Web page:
Faith Value

Leap of Faith
In truth, “We walk by faith, not by sight.”

 

“Now faith is the assurance of things hoped for, the conviction of things not seen.” Hebrews 11:1

In modern society’s expanding secularity, faith is losing ground; at least, this is true of religious faith.  Faith, to the ever more scientific mind of the common-man, is growing steadily useless and without value.  “What good or use is faith?” Asks the modern believer in the scientific method.  This is really a good question, and one that I’m sure most people, especially religious skeptics, have failed to pursue with any rigor. And before the religious among you get all high-handed, I’d add that, in all probability–neither have you.

The question of what faith is, has birthed many debates  across history.  Theologians and lay persons have sought certainty about what faith is so they could know what was necessary to possess it. When I use the word faith, as in “I have faith in X”, I do not mean that I have confidence in X, or that I hope X is true; I am claiming to know X is true. And I only use the term in the absence of proof. For myself, faith needs uncertainty. Without it, faith is unnecessary, and all we need do is memorize the facts.

Fortunately, for the faithful, uncertainty surrounds us. Every future second does not exist except in our faith.  There is no CSI team on Earth who can discover evidence of God. There are no experts writing texts on the immortal souls of humankind. We need faith to feel anchored in the world, to offer some answers to the questions that haunt us: Where did we come from? What lies in our future, beyond the hour of our death? In truth, “We walk by faith, not by sight.”

Scientists need some faith too, I think. Some of the factors used in their studies are very mysterious. Time has never been seen or measured. It has no direct effect in our cause and effect universe, therefore it is undetectable. It does not flow through clocks, yet the scientist knows it is there–somehow.  Newton’s laws of conservation assert that energy cannot be created or destroyed and Einstein’s theory of relativity shows that energy and matter are forms of the same thing, so in view of the laws of conservation, where did all of the matter/energy in the universe come from?Mysterious indeed.

Crushed_Flowers_on_Road
Without faith in my life’s redemption, the hopelessness would have crushed my spirit like an apple blossom underfoot.

Even in the face of obvious needs for faith, how do we know its value? My personal answer arises from my days of clinical depression and subsequent unemployment. I learned the value of faith when it was tested. When I looked in the face of pain and knew I could end it–that was a test. When I lost my teaching position because I wasn’t getting better–that was a test. Like so many aspects of life, my sense of faith’s value remained abstract and unquantifiable until it was lost or tested.  Had I not had faith in my life’s redemption, the hopelessness would have crushed my spirit like an apple blossom underfoot.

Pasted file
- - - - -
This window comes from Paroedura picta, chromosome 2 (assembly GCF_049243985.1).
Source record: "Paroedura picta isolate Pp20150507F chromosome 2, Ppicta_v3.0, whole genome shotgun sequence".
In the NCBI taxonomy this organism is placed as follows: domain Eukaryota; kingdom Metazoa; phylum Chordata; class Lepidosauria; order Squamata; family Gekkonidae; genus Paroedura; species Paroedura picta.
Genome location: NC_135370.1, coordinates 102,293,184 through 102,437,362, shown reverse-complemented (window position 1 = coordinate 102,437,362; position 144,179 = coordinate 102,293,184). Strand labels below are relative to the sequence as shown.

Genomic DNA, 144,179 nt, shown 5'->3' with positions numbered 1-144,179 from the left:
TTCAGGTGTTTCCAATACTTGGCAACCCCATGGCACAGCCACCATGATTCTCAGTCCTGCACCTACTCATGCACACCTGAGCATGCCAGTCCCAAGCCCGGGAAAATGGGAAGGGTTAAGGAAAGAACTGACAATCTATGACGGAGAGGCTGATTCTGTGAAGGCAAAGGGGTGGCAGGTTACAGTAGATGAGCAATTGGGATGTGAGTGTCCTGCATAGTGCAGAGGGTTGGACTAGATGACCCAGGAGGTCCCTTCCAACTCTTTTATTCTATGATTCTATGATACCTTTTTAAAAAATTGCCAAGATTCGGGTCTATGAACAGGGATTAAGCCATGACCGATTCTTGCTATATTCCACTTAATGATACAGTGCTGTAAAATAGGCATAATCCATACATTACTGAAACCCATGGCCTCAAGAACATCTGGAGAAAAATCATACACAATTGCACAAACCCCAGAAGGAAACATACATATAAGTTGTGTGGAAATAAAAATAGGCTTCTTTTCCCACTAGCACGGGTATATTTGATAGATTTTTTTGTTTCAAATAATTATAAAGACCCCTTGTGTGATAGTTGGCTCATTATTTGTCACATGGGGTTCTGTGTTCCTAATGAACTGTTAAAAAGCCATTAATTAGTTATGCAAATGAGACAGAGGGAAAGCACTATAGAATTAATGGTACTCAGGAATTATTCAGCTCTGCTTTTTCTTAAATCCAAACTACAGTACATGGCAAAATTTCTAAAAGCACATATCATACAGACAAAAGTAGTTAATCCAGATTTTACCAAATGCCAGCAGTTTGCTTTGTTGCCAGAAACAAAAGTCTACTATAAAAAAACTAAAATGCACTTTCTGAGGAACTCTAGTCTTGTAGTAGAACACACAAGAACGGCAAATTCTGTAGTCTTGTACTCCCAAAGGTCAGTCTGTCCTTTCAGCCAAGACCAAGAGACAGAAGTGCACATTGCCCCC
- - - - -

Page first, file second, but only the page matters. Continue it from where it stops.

In the midst of my darkest days, did I doubt? Absolutely. My faith is as imperfect as I am. But at some level, I knew my doubt did not diminish my need or render me incapable of faith. The path of faith is not being impervious to doubt. It is simply the stubborn refusal to let doubt have the last word.  And so I held on, even when I felt like a failure. Faith’s value remained with me.

Faith is more valuable than diamonds but just as hard. When Peter stood next to Jesus on the water–his faith faltered. Here I am, two thousand years distant in time and unknowable space, how could I expect to be different? Nevertheless, I continue to value faith, even when it’s flawed. Now, my prayer is, if life slips into darkness again, may I remember that my life is what it is, not what I ask for. May I find the strength to bear it, the grace to accept it, the faith to embrace it.

 

3 thoughts on “Faith Value”

  1. Isaiah 7:9b…”if you do not stand firm in your faith, you will not stand at all”.
    I enjoyed your blog. Faith is what keeps us going…in both our good and thankful times, and in our low and dark times. I can appreciate everything you wrote.

  2. interesting and insightful post, Roy. I am often in awe of my children’s faith — so naive and honest and pure. But then I realize that my faith has a depth and richness that comes only from being tested. These tests have deepened and strengthened my faith. I can’t possibly grow stronger in my faith without asking questions and digging deeper. However, it can be a slippery slope. We need to cautiously pursue the answers to questions with this goal in mind — to grow closer to God, to strengthen our relationship with Him. And to surround ourselves with those who have trudged through it before and will hold us accountable. Iron sharpens iron….

  3. Continuing in Hebrews, “By faith we understand that the universe was ordered by the word of God,” Faith and science go hand in hand. Neither seems as strong without the other. So to, it seems, doubt is a close relative to faith. Realize that faith is a gift. We cannot look down on those without faith. We can only share our gift with them by example, in the hope that some small part of our knowledge can be planted like a seed in their minds. By the way, I have plans for researching the “God Particle” for a future story. Keep the faith brother. Jim

Your thoughts are valuable--Share them!